Set Up Shop Success Story – AussieJules

aussie jules red necklace

My Set Up Shop e-course is running again this July, and preparing to run it again got me thinking about my April students.

I’ve been hearing some fantastic success stories from them recently, so over the next few days I’m opening up the floor to let them tell you their stories – starting with where their business was at when they started the course, and detailing how their business has changed thanks to taking the Set Up Shop course.

Today we kick off with a fabulous story from Julie Frahm, who is a veteran glass bead and jewellery maker… but who has only now taken the leap to selling seriously online.

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I’ve been making and selling jewellery full time for the past 4 years through various outlets: consignment shops, markets and a little bit of wholesale. I’ve had an Etsy shop for a while now, but I wasn’t focusing much attention there. I honestly found it TOO HARD (photographing, editing, listing etc)! Then, I’d expect instant sales and be disappointed when that didn’t happen.

This year I moved to the country!

So, where I was used to doing regular markets, that side of my business slowed down considerably, and I knew that selling online was the next step I had to take for my business.

But where to start?

I had a Facebook page that I found fun to put up photos of my work. I also had a website but it was terrible! It was something I had written myself, and it didn’t really do anything apart from be a place where people could visit to find out where I sold my work. And I had an empty Etsy shop which I thought of as hard work.

But in the back of my mind I had a feeling that it could work.

It clearly works for many people, it could possibly work for me. I had looked through the Etsy Seller’s Handbook, but found myself getting confused, and unable to determine where to spend my time. What did I need to focus on when there were so many things that could be “tweaked” in your shop?

When I saw Jess’ course being offered, and knowing how successful she is with selling online, I knew I had to sign up and find out her secrets for success!

Honestly, I found the course overwhelming at first, there were so many things to think about!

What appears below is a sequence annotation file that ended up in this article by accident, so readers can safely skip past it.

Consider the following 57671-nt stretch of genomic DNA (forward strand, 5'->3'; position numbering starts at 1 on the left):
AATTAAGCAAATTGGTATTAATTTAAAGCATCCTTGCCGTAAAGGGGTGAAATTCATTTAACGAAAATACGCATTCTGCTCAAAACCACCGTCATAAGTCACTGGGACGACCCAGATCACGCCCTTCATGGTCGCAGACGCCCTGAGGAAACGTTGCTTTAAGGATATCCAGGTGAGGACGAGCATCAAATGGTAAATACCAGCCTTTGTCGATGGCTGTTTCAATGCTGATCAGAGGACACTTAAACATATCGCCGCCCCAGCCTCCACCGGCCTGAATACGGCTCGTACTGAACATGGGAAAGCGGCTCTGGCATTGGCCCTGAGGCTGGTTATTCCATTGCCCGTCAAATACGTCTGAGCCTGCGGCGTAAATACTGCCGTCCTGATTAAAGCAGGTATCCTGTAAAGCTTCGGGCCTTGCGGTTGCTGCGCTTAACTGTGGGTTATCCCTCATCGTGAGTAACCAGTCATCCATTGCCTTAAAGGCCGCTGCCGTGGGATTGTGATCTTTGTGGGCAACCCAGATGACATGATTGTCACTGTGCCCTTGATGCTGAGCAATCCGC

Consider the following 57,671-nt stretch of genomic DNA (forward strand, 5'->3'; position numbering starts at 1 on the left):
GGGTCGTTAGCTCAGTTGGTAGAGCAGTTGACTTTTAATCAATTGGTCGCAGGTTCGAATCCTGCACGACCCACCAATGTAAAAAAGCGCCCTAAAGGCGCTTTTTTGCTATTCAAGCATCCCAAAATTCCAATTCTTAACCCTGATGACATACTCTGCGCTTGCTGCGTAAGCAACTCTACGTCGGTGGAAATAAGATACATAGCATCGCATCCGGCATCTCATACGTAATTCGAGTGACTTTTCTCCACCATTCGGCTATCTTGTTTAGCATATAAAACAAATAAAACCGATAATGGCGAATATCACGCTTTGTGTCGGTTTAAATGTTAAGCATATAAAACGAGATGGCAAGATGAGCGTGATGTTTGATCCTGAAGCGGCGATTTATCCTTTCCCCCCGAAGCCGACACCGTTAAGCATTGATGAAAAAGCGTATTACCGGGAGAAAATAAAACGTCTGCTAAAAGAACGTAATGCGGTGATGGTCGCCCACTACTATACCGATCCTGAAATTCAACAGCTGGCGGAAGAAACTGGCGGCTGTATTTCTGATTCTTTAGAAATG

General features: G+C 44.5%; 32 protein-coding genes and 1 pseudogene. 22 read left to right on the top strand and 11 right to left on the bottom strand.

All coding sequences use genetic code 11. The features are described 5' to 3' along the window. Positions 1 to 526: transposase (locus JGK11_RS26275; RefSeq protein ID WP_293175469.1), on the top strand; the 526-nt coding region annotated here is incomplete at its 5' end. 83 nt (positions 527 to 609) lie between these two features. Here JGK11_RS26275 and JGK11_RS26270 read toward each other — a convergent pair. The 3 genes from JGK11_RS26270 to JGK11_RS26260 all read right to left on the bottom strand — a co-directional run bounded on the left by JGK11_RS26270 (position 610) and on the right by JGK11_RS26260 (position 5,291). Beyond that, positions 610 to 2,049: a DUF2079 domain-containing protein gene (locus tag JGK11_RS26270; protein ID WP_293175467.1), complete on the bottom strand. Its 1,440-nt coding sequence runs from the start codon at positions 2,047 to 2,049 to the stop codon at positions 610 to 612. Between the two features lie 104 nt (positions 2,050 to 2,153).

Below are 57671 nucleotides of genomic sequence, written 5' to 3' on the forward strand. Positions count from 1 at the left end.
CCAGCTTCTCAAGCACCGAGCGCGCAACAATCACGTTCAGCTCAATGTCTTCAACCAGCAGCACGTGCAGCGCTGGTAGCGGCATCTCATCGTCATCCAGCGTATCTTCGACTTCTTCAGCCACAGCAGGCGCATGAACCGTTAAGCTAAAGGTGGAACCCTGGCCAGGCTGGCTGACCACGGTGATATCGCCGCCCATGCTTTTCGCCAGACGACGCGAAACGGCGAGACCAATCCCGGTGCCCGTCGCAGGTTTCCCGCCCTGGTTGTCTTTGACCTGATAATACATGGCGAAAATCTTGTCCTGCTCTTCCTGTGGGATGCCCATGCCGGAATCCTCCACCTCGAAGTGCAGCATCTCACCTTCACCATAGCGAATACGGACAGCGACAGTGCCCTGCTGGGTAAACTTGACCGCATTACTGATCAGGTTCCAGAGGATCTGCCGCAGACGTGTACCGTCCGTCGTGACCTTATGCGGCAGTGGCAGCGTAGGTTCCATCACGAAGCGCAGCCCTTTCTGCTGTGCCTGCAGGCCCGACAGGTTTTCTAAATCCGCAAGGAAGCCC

But… there were also little action steps every day, and prompts for putting some of my thoughts on paper where they could be edited and reviewed.

I spent the month of the course just writing down my ideas, my dreams, where I thought I was going to go with it all. I kind of needed to see the whole course before I felt confident in committing to anything.

I found by the time the course finished I was a lot clearer on my business.

I knew both what I wanted to achieve AND what I needed to do to make that happen.

Aussie Jules Making Collage

I used May to put my thoughts into action.

  • I redesigned my website, and started work on my core reproducible items.
  • I signed up to the various social media options that had been suggested (twitter, instagram, Pinterest).
  • I signed up for a MailChimp account.
  • I listed 10 products for sale on my website.

I guess I created the framework that I was going to operate within going forward.

By the end of May and I had it all up and running.

Etsy had 14 new product listings, and I re-listed some old ones (with a bit of tweaking). I replicated these efforts on Made-It.

Since then I’ve been a lot more active with my social media, I have gained new fans on Facebook, directed a lot more people to my Etsy store. And had 5 sales there in the first 2 weeks that it’s been properly open.

They are 5 sales I definitely would not have had if I hadn’t put in the work to get things up and running, so I am extremely grateful for all the advice, and the push to get going.